Happy Lunar New Year from the USC US-China Institute!
U.S.-China Economic and Security Review Commission, "Hearing: China’s Impact on the North Carolina Economy: Winners and Losers," September 6, 2007
September 6, 2007
University of North Carolina at Chapel Hill
The Kenan Institute of Private Enterprise, Kenan Conference Center – Room 204
Skipper Bowles Road, Chapel Hill, NC 27599-1550.
Hearing Co Chairs: Commissioners Jeffrey Fiedler and Dennis Shea
Panel I: North Carolina’s Changing Economy
Rick L. Weddle, President and CEO of the Research Triangle Park Foundation of North Carolina
Dr. Patrick J. Conway, UNC Economist and expert on globalization’s effects on textiles and on the efficacy of trade remedies
Panel II: How China Trade Has Affected North Carolina’s Economy
Dr. Gary Gereffi, Director, Center on Globalization, Governance & Competitiveness, Duke University
Betty McGrath, Manager, Policy Program Evaluation and Research, North Carolina Employment Security Commission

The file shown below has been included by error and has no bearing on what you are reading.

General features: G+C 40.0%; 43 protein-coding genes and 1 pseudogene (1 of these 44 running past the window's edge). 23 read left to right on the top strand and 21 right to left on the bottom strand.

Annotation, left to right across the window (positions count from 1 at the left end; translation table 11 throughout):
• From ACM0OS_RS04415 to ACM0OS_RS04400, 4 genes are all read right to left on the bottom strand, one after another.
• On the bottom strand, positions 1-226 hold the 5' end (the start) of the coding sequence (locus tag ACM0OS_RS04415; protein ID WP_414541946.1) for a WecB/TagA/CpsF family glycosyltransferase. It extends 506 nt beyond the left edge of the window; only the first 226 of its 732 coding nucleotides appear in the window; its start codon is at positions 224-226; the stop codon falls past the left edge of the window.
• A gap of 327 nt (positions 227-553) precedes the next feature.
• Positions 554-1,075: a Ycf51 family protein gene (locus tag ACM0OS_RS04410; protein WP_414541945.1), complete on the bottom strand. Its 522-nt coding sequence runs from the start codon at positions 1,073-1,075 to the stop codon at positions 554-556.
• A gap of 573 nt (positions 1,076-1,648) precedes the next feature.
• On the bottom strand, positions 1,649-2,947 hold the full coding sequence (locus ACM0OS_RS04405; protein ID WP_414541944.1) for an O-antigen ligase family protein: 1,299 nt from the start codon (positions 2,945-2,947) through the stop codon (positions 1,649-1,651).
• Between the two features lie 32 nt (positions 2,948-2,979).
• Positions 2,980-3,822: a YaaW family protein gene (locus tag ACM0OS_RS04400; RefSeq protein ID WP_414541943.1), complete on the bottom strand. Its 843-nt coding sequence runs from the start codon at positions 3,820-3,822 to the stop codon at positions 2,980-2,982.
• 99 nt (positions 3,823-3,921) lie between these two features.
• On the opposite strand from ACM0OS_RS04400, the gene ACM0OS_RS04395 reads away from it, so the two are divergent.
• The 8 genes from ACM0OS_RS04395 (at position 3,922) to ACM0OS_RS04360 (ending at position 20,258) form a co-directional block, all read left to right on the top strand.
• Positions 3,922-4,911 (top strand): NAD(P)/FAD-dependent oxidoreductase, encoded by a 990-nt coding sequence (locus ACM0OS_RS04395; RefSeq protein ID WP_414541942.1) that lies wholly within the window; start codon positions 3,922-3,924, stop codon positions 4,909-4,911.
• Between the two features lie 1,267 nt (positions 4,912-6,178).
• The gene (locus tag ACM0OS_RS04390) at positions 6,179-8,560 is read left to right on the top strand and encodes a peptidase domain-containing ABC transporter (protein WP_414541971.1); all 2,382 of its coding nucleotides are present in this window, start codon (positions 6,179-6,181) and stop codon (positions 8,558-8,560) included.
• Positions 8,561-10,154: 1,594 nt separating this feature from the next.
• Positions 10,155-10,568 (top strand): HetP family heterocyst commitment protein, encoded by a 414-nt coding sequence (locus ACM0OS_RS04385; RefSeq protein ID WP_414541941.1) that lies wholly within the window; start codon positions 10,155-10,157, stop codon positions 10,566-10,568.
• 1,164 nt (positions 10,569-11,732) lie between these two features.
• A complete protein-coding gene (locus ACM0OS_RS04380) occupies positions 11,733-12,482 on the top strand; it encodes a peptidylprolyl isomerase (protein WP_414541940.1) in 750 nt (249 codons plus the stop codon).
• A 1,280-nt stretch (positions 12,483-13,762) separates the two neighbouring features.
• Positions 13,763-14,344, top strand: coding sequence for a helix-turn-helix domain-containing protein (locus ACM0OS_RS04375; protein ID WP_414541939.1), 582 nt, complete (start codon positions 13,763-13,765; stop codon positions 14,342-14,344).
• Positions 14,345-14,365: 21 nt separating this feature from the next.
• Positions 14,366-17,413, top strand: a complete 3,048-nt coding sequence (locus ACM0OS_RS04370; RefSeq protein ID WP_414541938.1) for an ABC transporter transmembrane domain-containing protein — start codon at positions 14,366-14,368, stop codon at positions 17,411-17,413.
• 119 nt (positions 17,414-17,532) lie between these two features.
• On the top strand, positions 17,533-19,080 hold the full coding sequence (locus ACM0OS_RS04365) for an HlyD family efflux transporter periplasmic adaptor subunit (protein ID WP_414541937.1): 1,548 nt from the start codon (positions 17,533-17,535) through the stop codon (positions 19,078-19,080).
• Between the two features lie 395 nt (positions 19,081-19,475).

Panel III: Case Studies of China’s Impact on the Furniture, Tire, Textile, and Clothing Industries
Harris Raynor, UNITE HERE Vice President
Darryl Jackson, President of United Steelworkers Local 959 (Goodyear)
Panel IV: Case Study of China’s Impact on the New Economy
Michael Chen, Vice President of Corporate Marketing, Red Hat Software—Headquartered in Research Triangle Park, NC and has a service/sales center in China.
Panel V: How Existing Remedies to Unfair Trade Have Performed in North Carolina: The Bedroom Furniture Industry and the Textile Industry
Wyatt Bassett, President, Vaughan-Bassett Furniture of Elkin, NC
James Chesnutt, President and CEO of National Spinning Co., Inc. of Washington, NC
Panel VI: The Human Costs to North Carolina of China Trade, and Ameliorating Those Costs
Dr. H. James Owen, President, Piedmont Community College
Mr. Thomas J. White, Director, Business and Industry Services, North Carolina Department of Commerce, Raleigh, North Carolina
Open Microphone: Listening to the People of North Carolina
Ying Zhu looks at new developments for Chinese and global streaming services.
David Zweig examines China's talent recruitment efforts, particularly towards those scientists and engineers who left China for further study. U.S. universities, labs and companies have long brought in talent from China. Are such people still welcome?